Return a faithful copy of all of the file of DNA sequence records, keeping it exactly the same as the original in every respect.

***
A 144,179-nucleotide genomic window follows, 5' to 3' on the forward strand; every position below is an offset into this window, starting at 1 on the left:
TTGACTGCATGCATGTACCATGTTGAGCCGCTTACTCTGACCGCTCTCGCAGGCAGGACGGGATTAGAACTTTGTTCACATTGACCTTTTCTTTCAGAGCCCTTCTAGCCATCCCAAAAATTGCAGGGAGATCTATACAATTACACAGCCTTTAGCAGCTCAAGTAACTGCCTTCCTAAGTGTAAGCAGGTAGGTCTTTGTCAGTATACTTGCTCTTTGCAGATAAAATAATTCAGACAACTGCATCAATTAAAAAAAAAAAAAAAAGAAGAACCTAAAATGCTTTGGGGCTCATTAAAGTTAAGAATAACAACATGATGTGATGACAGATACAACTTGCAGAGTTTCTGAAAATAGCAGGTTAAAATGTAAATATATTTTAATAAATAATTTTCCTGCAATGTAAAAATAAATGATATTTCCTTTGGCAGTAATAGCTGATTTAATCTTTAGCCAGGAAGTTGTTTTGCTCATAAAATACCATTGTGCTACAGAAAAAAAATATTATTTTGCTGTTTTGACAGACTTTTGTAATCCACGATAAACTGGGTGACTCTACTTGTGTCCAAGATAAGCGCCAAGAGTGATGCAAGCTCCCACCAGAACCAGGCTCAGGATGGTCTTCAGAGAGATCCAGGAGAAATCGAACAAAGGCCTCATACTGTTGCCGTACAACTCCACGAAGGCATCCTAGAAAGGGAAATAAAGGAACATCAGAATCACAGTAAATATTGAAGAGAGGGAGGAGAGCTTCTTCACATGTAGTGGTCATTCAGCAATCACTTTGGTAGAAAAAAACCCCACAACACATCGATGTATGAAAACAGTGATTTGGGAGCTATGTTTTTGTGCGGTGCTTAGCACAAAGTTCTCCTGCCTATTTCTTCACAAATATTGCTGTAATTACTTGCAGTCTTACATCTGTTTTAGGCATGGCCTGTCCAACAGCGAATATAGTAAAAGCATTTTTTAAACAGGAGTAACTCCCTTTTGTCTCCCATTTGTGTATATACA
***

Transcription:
A 144,179-nucleotide genomic window follows, 5' to 3' on the forward strand; every position below is an offset into this window, starting at 1 on the left:
TTGACTGCATGCATGTACCATGTTGAGCCGCTTACTCTGACCGCTCTCGCAGGCAGGACGGGATTAGAACTTTGTTCACATTGACCTTTTCTTTCAGAGCCCTTCTAGCCATCCCAAAAATTGCAGGGAGATCTATACAATTACACAGCCTTTAGCAGCTCAAGTAACTGCCTTCCTAAGTGTAAGCAGGTAGGTCTTTGTCAGTATACTTGCTCTTTGCAGATAAAATAATTCAGACAACTGCATCAATTAAAAAAAAAAAAAAAAGAAGAACCTAAAATGCTTTGGGGCTCATTAAAGTTAAGAATAACAACATGATGTGATGACAGATACAACTTGCAGAGTTTCTGAAAATAGCAGGTTAAAATGTAAATATATTTTAATAAATAATTTTCCTGCAATGTAAAAATAAATGATATTTCCTTTGGCAGTAATAGCTGATTTAATCTTTAGCCAGGAAGTTGTTTTGCTCATAAAATACCATTGTGCTACAGAAAAAAAATATTATTTTGCTGTTTTGACAGACTTTTGTAATCCACGATAAACTGGGTGACTCTACTTGTGTCCAAGATAAGCGCCAAGAGTGATGCAAGCTCCCACCAGAACCAGGCTCAGGATGGTCTTCAGAGAGATCCAGGAGAAATCGAACAAAGGCCTCATACTGTTGCCGTACAACTCCACGAAGGCATCCTAGAAAGGGAAATAAAGGAACATCAGAATCACAGTAAATATTGAAGAGAGGGAGGAGAGCTTCTTCACATGTAGTGGTCATTCAGCAATCACTTTGGTAGAAAAAAACCCCACAACACATCGATGTATGAAAACAGTGATTTGGGAGCTATGTTTTTGTGCGGTGCTTAGCACAAAGTTCTCCTGCCTATTTCTTCACAAATATTGCTGTAATTACTTGCAGTCTTACATCTGTTTTAGGCATGGCCTGTCCAACAGCGAATATAGTAAAAGCATTTTTTAAACAGGAGTAACTCCCTTTTGTCTCCCATTTGTGTATATACA